UK bond market review – July 2016

UK Fixed Income

Expectations of monetary easing, combined with strong demand for safe-haven investments, drove down UK bond yields during July.

However, investors were surprised – and, in some cases, disappointed – by the Bank of England (BoE) policymakers’ unexpected decision to leave UK interest rates unchanged at 0.5% at their July meeting. A cut in rates, accompanied by stimulus measures, had been widely anticipated. UK base rate has not moved since March 2009, and has not been increased for more than nine years. Nevertheless, policymakers are widely expected to implement further monetary easing at their next meeting in early August, and these expectations provided further downward pressure on sterling during the month.

The ten-year UK gilt yield fell from 1.00% at the end of June to 0.80% , while the yield on the shorter-dated UK government bond – which matures in 2018 – remained unchanged between the end of June and the end of July at 0.11% .m Fixed income proved to be the best-selling asset class during June, according to the Investment Association (IA) , experiencing net retail inflows of £258 million. Demand for funds in the £ Corporate Bonds and UK Gilts sectors remained high; in comparison, investors’ appetite for funds in the £ High Yield and UK Index-Linked Gilts sectors experienced a sharp decline.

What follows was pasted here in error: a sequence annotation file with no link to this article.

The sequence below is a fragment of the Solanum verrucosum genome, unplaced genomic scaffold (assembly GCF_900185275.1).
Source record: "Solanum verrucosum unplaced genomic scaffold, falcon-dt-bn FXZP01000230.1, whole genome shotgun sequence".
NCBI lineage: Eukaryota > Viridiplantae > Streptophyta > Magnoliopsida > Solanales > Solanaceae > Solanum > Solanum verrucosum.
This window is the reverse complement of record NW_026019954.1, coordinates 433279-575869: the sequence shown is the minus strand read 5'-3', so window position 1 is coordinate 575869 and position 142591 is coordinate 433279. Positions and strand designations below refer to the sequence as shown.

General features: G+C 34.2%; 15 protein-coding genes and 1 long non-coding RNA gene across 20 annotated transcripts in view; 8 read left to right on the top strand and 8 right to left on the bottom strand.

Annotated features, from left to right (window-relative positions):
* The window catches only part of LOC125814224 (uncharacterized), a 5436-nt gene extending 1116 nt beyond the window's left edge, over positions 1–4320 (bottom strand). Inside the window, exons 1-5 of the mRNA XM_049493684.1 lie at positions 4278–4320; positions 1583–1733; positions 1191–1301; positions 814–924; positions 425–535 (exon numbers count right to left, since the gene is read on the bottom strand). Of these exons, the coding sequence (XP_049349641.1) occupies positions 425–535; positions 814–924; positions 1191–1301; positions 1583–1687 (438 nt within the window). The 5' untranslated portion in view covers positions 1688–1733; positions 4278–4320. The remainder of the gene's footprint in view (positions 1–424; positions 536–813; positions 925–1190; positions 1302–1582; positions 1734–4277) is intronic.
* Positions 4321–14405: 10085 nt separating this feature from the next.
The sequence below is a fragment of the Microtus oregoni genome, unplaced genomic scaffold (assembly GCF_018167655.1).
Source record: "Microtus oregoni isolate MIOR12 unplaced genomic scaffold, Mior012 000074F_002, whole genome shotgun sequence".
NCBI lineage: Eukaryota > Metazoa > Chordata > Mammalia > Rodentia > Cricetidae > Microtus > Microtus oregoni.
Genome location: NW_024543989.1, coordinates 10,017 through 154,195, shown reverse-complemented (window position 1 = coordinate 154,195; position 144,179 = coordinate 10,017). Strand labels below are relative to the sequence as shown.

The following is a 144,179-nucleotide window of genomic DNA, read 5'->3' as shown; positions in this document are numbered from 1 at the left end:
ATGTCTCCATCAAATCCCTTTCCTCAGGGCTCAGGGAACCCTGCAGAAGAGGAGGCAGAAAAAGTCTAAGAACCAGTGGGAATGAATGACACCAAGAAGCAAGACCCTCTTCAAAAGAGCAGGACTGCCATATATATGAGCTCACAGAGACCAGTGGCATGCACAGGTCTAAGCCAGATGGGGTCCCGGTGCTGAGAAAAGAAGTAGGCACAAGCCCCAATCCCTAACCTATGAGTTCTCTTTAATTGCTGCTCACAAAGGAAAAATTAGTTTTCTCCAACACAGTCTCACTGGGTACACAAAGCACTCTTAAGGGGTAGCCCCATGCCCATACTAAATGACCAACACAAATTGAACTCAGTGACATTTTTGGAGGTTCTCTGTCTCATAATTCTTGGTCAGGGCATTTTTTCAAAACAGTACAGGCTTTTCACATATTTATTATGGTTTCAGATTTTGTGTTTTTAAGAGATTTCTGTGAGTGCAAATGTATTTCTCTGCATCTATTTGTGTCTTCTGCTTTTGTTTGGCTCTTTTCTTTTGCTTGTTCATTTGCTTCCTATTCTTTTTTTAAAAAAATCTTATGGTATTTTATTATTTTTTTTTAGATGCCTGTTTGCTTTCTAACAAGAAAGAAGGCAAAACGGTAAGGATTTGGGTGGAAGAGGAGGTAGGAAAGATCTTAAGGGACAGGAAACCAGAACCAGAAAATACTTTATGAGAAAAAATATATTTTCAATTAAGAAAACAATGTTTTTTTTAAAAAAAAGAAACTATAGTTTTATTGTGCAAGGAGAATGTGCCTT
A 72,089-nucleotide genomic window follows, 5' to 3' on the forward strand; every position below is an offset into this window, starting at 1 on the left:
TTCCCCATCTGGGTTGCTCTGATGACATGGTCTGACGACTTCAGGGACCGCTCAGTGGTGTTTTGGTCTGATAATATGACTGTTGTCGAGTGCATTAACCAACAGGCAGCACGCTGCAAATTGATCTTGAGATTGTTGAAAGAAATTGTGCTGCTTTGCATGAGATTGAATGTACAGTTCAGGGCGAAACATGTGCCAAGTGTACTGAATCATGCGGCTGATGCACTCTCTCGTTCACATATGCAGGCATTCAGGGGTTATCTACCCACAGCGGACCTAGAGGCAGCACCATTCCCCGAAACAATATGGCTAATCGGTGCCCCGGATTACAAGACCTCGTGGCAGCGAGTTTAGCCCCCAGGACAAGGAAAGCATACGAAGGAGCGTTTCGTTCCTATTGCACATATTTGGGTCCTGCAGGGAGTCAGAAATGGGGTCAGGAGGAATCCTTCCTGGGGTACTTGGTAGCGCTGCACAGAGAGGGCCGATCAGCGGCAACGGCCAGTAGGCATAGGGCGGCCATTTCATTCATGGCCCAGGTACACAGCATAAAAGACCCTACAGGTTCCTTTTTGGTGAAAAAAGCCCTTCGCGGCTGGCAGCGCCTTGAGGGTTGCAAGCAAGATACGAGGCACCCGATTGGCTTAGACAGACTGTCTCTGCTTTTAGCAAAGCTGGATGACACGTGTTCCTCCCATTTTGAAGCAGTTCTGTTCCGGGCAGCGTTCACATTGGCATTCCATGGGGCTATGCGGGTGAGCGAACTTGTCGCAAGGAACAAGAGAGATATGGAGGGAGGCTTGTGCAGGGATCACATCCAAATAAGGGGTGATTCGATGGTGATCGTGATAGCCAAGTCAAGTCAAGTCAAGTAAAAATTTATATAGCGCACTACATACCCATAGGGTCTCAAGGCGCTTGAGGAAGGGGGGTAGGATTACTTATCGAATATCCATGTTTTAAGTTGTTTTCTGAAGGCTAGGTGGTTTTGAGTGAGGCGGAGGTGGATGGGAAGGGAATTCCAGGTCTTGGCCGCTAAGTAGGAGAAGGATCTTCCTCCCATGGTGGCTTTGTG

The BoE warned that some firms have delayed hiring and investment plans, and expects to see “significant weakening” in the UK housing market and “sizeable falls” in commercial real estate prices. The BoE believes that the UK economy expanded more strongly than expected during the second quarter of 2016 and raised their growth forecast to 0.5%; however, policymakers expect economic activity to deteriorate in the short term.

Mortgage approvals fell to their lowest level since May 2015 during June, dampened by uncertainties over the referendum and by an increase in tax on buy-to-let properties. Sentiment in the UK’s residential property market deteriorated in June, according to a survey undertaken by Royal Institution of Chartered Surveyors (Rics) after the referendum, and house prices are predicted to decline over the next few months. Demand for houses reached its lowest level for since mid-2008 and supply also fell steeply. Looking ahead, although Rics expects the dip in activity to continue over coming months, the key issue is how the economy performs amid the uncertainty caused by the vote to leave the EU.